The Handicap Principle
The Handicap Principle suggests that many aspects of animal morphology, behavior, and communication are best understood as handicaps. A handicap reliably advertises an animal’s quality because it signals that the organism is of sufficient quality to tolerate the burden the handicap places on it. Central to this principle is the idea that the costliness of the handicap ensures the reliability of the message being conveyed.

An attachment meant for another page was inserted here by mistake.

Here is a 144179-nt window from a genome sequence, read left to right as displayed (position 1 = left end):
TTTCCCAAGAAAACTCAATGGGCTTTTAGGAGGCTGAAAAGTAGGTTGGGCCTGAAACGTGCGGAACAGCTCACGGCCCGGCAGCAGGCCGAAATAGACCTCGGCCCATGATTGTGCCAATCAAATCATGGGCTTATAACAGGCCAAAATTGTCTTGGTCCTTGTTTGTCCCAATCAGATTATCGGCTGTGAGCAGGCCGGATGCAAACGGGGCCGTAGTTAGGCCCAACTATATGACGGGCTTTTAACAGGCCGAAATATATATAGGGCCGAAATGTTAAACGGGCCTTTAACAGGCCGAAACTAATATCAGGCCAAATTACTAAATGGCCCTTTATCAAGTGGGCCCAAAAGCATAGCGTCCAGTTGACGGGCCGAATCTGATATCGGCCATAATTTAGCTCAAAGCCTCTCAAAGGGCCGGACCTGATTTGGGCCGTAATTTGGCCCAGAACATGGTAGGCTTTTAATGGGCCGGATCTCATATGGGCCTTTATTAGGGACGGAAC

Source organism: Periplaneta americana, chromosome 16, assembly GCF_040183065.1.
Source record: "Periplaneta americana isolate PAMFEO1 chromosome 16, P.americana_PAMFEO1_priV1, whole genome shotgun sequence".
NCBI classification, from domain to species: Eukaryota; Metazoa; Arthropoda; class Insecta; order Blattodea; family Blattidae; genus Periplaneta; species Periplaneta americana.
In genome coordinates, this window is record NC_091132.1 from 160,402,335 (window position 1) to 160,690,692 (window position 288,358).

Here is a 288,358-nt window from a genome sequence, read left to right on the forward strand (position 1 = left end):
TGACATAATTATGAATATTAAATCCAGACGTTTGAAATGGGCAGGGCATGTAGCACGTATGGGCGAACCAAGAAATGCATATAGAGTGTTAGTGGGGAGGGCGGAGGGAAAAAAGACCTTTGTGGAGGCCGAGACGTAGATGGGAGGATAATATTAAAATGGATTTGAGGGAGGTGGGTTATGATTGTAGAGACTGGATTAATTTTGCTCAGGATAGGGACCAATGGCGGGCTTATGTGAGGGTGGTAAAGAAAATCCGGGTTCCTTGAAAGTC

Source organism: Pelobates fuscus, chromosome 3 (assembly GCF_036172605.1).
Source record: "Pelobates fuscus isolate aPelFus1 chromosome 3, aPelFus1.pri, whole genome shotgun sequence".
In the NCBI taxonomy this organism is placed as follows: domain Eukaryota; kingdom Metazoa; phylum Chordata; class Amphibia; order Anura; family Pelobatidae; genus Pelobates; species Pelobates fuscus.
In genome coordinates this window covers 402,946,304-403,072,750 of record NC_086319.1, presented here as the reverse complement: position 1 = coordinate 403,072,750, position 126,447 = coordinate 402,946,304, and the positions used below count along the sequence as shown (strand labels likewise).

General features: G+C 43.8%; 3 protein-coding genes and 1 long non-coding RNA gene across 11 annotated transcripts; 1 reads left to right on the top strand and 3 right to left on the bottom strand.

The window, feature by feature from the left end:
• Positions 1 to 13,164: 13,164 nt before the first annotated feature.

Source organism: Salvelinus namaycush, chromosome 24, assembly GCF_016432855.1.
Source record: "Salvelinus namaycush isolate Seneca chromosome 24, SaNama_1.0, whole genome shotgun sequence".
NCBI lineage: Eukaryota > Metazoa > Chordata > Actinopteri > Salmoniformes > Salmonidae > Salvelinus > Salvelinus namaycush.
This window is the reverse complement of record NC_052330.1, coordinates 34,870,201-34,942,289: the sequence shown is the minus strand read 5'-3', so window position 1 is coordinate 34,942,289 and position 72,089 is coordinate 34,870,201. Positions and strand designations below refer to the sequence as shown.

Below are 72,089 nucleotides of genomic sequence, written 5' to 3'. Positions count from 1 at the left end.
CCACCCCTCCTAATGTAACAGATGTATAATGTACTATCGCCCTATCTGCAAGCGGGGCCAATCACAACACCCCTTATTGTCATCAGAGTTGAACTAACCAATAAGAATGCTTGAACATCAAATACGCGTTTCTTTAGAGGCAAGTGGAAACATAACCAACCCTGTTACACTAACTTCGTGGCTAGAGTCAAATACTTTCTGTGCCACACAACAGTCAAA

Upon spotting African wild dogs (Lycaon pictus), Thomson’s gazelles (Gazella thomsoni) will sometimes start stotting– repeatedly leaping up and down using all four legs. Instead of fleeing to safety, these gazelles call attention to themselves, squandering valuable time and energy. Why do they engage in such an ostensibly dangerous behavior, and how could it possibly be favored by natural selection? The answer lies in the handicap principle – one of the oddest and most counterintuitive theories in...
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